The MDR program first went public in a 2001 paper in the American Journal of Human Genetics, and Ritchie’s group began to distribute the software to academic users later in the year, she said. Since 2002, the number of licensees “really picked up,” with about 150 current users worldwide, including Jianfeng Xu at Wakeforest University; Vessela Kristensen at the NIH; and Benjamin Raby at Brigham and Women’s Hospital, said Ritchie. The program is free for academic users and licensed for a fee to industry. Possibly as a result, the first MDR version has no commercial users.

A few new versions of the MDR program are in development, in addition to the version that the group hopes to have ready by next spring. Ritchie and Jason Moore, her former principal investigator at Vanderbilt, and Eden Martin of Duke University are working on an MDR pedigree-disequilibrium test that uses a statistical method developed by Martin to detect interactions in extended pedigrees.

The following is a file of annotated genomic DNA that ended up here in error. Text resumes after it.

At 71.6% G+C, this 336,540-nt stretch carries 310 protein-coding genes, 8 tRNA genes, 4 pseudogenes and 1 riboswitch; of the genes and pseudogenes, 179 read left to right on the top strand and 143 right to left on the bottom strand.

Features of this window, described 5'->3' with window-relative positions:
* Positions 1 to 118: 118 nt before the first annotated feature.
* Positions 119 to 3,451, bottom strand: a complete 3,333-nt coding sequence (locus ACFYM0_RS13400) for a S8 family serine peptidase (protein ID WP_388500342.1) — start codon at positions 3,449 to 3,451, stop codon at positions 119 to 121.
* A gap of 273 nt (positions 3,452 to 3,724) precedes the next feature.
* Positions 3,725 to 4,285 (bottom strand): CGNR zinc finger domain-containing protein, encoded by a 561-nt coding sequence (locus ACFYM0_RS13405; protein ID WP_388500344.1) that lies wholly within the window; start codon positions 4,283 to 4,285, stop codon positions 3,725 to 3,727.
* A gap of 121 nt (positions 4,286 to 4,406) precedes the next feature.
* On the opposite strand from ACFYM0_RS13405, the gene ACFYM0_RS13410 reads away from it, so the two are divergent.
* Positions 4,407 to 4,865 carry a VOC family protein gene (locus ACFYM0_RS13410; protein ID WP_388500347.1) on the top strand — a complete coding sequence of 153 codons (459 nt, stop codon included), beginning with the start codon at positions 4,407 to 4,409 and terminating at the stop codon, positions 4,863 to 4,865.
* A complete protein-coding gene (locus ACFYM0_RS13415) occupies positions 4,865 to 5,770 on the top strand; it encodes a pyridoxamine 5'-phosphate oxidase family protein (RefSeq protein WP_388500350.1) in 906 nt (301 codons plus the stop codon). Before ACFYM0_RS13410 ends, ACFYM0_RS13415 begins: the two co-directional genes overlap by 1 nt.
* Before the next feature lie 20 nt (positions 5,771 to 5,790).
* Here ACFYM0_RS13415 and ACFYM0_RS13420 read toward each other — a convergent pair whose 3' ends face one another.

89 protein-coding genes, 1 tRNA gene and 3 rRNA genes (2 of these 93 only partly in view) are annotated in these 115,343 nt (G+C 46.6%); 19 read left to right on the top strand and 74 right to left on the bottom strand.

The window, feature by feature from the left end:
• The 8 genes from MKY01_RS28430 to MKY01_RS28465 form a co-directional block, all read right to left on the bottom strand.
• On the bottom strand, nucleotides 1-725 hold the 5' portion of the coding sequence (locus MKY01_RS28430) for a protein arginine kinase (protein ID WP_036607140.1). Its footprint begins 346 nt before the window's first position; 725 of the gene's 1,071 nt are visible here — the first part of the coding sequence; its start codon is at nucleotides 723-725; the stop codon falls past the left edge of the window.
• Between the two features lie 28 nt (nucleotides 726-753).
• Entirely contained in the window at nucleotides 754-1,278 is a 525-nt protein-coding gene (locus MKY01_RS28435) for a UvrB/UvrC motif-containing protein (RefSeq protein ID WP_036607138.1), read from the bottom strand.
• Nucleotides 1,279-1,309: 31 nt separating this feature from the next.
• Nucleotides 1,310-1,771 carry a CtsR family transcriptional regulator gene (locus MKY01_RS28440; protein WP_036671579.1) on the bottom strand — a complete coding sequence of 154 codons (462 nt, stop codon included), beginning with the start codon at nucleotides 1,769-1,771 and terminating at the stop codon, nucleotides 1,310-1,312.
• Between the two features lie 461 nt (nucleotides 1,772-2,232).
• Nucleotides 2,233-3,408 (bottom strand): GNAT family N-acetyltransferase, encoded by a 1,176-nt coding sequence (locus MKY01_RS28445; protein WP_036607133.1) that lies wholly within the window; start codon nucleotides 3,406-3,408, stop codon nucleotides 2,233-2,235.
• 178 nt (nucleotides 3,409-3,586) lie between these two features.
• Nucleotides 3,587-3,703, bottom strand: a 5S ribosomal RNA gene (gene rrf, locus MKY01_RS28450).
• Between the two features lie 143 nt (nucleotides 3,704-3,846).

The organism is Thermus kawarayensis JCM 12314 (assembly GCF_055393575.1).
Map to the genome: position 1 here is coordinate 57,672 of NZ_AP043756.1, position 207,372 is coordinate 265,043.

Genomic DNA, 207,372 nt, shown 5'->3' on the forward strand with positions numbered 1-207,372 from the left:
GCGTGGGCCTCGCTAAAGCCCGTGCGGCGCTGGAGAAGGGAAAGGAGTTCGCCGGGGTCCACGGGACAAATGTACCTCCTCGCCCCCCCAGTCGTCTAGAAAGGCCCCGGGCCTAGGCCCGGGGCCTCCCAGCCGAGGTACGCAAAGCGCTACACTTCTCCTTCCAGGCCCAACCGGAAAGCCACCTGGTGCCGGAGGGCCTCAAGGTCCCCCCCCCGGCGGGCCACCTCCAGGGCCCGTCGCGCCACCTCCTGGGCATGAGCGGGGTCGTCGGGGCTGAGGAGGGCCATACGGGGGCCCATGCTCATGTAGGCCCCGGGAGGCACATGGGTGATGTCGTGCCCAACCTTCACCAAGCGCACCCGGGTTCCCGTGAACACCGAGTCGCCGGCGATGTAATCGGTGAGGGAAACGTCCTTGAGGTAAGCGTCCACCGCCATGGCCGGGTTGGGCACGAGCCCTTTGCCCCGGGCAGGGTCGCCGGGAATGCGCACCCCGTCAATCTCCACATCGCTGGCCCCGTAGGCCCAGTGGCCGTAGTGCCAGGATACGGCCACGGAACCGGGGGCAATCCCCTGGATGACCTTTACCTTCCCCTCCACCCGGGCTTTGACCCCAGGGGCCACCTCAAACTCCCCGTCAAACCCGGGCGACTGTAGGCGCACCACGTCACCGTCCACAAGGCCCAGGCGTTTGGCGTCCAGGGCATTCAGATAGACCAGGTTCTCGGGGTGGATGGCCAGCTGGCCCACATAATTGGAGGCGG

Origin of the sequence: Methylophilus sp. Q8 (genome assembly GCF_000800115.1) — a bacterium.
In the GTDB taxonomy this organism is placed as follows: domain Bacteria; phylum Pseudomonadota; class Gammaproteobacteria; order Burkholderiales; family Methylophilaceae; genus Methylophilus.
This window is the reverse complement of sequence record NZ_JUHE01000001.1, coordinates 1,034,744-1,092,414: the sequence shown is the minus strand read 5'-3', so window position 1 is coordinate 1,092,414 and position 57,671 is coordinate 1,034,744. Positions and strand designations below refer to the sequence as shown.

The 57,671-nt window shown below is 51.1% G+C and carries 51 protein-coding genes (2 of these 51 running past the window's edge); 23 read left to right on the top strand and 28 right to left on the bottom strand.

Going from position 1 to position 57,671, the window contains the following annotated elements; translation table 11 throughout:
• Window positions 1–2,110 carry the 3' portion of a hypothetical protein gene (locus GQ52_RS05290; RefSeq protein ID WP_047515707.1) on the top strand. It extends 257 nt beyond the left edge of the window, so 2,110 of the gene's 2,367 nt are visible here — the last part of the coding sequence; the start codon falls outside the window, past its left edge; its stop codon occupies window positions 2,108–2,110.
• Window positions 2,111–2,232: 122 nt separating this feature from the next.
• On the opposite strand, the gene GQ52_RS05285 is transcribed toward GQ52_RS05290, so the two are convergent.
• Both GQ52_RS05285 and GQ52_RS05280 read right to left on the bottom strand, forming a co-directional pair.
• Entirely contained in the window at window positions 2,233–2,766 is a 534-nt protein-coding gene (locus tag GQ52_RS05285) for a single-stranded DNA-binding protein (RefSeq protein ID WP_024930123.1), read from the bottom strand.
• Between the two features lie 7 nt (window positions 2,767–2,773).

Another upcoming version features multiple endpoint levels, and classifies data into more than two groups — for example, four different tumor disease states, said Ritchie.

A parallel version of MDR that the group plans to release “next summer” will distribute processing among “several hundred nodes” of a computer, Ritchie said. The parallel program, called pMDR, is already working on the computer system in her lab, but it hasn’t yet been tested on another system. Ritchie and her colleagues plan to publish a scientific article featuring the program before distributing it.

The Ritchie lab also is in the “thought process phase” of a genome-wide-association MDR, to be called gaMDR, which along with pMDR is the version Ritchie expects to be most in demand by big pharma, since “they are already collecting genome-wide association data.”

— CW